‘Roma’ is a sumptuous tribute to a serene and holy caregiver

Photo: NetflixPhoto: Netflix

While prepping for the annual film award season fracas, a colleague made a suggestion: “Let’s just give Cuarón everything. Give him Best Actor and Best Actress, too.”

Alfonso Cuarón—whose films include “Gravity,” “Y Tu Mamá También,” “Children of Men,” “A Little Princess” and “Harry Potter and the Prisoner of Azkaban,” and who was the first Mexican to win a Best Director Oscar—does not actually appear in the sumptuous “Roma.” But he wrote it, directed it, co-edited it, executed the glorious black-and-white camerawork and conjured the movie out of his childhood memories, alchemizing them into one of the more emotionally satisfying and visually absorbing films of recent years. I don’t really want to review it. I can’t do it justice. Maybe with 50,000 more words. Or 50 more years.

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There is a richness to “Roma” that will likely take multiple viewings to absorb. Every gesture is revealing; every image is a window.

This may be a high-end problem, and in the afterglow of “Roma” such dilemmas should be confronted with the same kind of holy serenity and stoicism shown by the movie’s central character, Cleo, a Oaxacan villager transplanted to Mexico City—and modeled after “the woman who raised me,” as Cuarón has explained. She is played by Yalitza Aparicio, who had never acted before and was discovered by the film crew in her village along with Nancy García who plays Cleo’s best friend and coworker, Adela. (Part of the dialogue is in their native Mixtec.) It is a remarkable performance, devoid of ego, which might sound dubious but isn’t.

Cleo and Adela work as domestics for an upper-middle-class family in Roma, a relatively well-to-do section of Mexico City. It is about 1970, the time of Mexico’s “dirty wars” against student protests and land reformers. The national problems intrude here and there along the storyline of the film, but Cuarón’s point of view is mostly that of a child, which is apt, as the most important characters are literally—or figuratively, or emotionally, or spiritually—children.

The film’s most important characters are literally—or figuratively, or emotionally, or spiritually—children.

“When I was older I used to be a sailor,” says little Pepe (Marco Graf), “but I drowned in a storm.” It is one of several out-of-time recollections delivered by the young boy and ignored by the adults around him. This should not be: Pepe’s utterances are like Dostoyevsky’s epileptic fits—harbingers or echoes. Nor should they be ignored by us: For all his film’s cinema-verité surfaces, Cuarón is weaving together fragments of dreams with his domestic disorder and stillbirths, and murder and dog poop, and economic inequality. He is also paying visits (and tribute) to films that preceded him and which themselves are dreamlike. A Fellini-inspired carnival, to cite one example. Or a Christmas party at a house where animal heads—including those of dogs—decorate every room and the guests blast away with pistols at their not-so-imaginary class enemies, recreating in their monied barbarism the rabbit-hunting sequence in “The Rules of the Game.”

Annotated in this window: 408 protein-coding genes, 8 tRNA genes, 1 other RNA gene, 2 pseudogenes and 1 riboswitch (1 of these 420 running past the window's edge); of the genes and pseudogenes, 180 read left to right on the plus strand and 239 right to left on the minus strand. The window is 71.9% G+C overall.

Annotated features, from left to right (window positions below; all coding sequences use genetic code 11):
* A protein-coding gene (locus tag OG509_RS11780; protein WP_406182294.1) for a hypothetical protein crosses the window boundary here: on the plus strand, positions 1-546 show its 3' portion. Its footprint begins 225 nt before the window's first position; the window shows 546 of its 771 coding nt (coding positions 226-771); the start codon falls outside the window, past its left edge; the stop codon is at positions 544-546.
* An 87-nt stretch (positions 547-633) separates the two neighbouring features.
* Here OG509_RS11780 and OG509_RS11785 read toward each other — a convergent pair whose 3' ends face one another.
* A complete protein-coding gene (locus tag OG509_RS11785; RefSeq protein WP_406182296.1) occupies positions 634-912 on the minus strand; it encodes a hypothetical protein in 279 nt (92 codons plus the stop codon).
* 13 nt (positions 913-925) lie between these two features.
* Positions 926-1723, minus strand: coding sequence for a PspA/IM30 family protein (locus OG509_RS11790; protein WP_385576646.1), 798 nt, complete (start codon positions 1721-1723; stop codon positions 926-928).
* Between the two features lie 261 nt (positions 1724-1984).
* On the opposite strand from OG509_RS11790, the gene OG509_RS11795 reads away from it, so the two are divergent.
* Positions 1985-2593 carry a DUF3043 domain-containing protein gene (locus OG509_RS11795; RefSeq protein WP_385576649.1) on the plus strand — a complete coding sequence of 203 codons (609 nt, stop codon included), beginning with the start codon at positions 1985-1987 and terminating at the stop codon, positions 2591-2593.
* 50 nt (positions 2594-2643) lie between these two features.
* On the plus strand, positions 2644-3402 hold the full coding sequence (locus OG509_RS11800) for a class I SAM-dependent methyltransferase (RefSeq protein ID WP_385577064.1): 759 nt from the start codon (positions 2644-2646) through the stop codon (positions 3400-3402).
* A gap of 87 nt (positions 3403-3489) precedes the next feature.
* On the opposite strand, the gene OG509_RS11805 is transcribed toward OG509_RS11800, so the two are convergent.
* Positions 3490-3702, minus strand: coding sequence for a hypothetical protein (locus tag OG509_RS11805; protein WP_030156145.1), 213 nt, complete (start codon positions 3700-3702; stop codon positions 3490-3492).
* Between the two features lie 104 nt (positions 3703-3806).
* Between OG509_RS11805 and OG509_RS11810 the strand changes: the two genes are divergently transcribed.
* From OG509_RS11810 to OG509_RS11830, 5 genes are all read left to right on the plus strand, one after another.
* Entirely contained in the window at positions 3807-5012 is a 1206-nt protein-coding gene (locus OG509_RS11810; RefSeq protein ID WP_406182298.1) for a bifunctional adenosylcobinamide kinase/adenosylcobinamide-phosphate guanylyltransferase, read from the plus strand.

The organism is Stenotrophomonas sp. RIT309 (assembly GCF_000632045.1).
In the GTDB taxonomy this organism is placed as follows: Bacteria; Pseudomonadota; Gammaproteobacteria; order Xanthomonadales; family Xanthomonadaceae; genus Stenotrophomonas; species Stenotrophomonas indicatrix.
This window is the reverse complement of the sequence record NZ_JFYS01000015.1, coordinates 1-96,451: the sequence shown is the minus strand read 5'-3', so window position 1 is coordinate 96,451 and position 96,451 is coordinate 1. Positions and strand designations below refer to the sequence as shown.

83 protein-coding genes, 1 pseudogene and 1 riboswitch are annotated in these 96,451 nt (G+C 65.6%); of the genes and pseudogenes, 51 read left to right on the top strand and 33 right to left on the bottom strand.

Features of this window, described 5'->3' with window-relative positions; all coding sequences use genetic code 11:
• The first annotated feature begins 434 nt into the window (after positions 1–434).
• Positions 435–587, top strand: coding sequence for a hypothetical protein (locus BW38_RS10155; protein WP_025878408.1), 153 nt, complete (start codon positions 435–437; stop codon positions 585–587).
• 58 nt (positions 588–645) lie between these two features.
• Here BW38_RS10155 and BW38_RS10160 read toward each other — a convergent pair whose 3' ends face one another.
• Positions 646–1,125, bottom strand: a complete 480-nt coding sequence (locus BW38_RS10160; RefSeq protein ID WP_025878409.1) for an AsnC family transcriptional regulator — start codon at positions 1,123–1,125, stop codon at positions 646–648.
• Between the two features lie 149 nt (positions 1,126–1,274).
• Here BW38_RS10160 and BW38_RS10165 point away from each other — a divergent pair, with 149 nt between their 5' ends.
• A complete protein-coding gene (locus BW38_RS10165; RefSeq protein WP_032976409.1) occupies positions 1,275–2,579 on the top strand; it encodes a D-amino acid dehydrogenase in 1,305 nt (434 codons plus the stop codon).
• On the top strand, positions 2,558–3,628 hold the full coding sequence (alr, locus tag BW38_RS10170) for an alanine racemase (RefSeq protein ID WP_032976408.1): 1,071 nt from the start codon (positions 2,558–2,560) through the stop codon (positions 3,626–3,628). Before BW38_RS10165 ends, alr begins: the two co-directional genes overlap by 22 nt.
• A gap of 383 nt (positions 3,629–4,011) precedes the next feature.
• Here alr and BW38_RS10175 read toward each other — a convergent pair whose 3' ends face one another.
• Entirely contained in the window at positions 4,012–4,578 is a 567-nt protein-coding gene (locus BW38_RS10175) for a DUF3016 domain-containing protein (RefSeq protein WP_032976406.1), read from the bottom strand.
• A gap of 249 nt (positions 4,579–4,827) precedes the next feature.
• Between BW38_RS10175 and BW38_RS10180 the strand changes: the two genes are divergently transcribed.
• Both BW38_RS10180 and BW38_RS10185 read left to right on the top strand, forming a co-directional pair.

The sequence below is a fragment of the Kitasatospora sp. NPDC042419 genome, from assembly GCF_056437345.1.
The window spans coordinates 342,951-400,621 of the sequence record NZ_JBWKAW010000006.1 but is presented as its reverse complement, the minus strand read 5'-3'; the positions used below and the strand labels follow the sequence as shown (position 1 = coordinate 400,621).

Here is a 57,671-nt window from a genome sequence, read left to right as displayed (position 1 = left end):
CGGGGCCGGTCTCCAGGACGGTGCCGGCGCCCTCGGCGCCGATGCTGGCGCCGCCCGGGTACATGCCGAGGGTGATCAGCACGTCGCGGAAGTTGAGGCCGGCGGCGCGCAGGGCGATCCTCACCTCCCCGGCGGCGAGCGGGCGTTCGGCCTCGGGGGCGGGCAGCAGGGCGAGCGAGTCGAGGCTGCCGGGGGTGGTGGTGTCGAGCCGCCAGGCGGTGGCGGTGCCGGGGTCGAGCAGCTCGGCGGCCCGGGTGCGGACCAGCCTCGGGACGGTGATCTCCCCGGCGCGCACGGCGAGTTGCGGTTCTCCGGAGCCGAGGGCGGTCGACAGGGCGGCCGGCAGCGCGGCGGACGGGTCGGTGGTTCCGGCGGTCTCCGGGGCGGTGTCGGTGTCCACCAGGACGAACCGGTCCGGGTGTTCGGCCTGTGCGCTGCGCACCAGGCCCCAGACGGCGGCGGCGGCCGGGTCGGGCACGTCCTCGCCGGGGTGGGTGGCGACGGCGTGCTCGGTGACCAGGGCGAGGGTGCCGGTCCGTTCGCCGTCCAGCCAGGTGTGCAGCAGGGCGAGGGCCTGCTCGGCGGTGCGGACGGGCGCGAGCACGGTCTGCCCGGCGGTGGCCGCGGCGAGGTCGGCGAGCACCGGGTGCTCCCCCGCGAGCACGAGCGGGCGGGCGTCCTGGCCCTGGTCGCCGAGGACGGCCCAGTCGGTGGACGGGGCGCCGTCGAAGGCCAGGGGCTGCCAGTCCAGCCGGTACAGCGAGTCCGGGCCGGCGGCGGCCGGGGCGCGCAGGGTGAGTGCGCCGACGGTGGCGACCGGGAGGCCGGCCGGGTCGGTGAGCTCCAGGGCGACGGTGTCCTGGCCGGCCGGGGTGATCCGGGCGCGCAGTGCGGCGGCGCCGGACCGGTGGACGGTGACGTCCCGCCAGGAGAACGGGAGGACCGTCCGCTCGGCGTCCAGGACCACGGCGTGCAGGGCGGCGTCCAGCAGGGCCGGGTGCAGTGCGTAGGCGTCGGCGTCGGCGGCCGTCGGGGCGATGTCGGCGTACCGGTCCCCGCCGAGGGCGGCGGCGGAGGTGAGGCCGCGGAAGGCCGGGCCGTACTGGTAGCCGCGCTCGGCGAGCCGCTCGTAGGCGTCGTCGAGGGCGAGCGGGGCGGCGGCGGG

For pure magic, there is the moment when Cleo announces to her soon-to-be-absent boyfriend, Fermin (Jorge Antonio Guerrero), that she is pregnant, as they sit in the rear of an old-style movie palace. There is a vintage Mexican comedy playing out on the screen, with a Mexican tragedy playing out in the seats, and the viewer is suspended between worlds and sensibilities, time and space.

There is a richness to “Roma” that will likely take multiple viewings to absorb. Every gesture is revealing; every image is a window. Gratitude, one supposes, is due to Netflix, where the film is about to premiere and which will enable those in areas where “Roma” would never crack the local multiplex to see it. At the same time, feh to Netflix, because this is a film that should never be seen anywhere but on the largest screen available. Its availability in the living room is bound to keep people home, even in major movie hubs.

Cleo might know how to cope with such a grave problem. During a visit to Fermin, who is training with a large group of young men on the outskirts of town, a martial-arts expert in a silly superhero suit prepares them for the amazing thing they are about to see. He then stands blindfolded, one foot resting against the opposite knee, his hands clasped above his head. You think this is nothing, he asks? Try it. Everyone does. And as the macho posers around her topple like babies, Cleo stands in a perfect, motionless state, focus and inner peace being her natural state. She is the center of a universe.

[Are you a smart, funny, spiritual person who wants to chat with other smart, funny, spiritual people about movies? Join America’s Catholic Movie Club on Facebook!]

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